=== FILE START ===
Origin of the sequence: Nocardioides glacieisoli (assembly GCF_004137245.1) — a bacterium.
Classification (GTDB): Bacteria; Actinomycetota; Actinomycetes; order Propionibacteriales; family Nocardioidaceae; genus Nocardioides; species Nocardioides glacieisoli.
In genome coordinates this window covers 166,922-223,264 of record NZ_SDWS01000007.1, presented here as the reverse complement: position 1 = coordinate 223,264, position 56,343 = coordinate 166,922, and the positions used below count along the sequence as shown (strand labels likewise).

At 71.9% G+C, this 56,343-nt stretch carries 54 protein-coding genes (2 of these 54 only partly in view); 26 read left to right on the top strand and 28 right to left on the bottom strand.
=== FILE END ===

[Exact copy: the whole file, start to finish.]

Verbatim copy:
Origin of the sequence: Nocardioides glacieisoli (assembly GCF_004137245.1) — a bacterium.
Classification (GTDB): Bacteria; Actinomycetota; Actinomycetes; order Propionibacteriales; family Nocardioidaceae; genus Nocardioides; species Nocardioides glacieisoli.
In genome coordinates this window covers 166,922-223,264 of record NZ_SDWS01000007.1, presented here as the reverse complement: position 1 = coordinate 223,264, position 56,343 = coordinate 166,922, and the positions used below count along the sequence as shown (strand labels likewise).

At 71.9% G+C, this 56,343-nt stretch carries 54 protein-coding genes (2 of these 54 only partly in view); 26 read left to right on the top strand and 28 right to left on the bottom strand.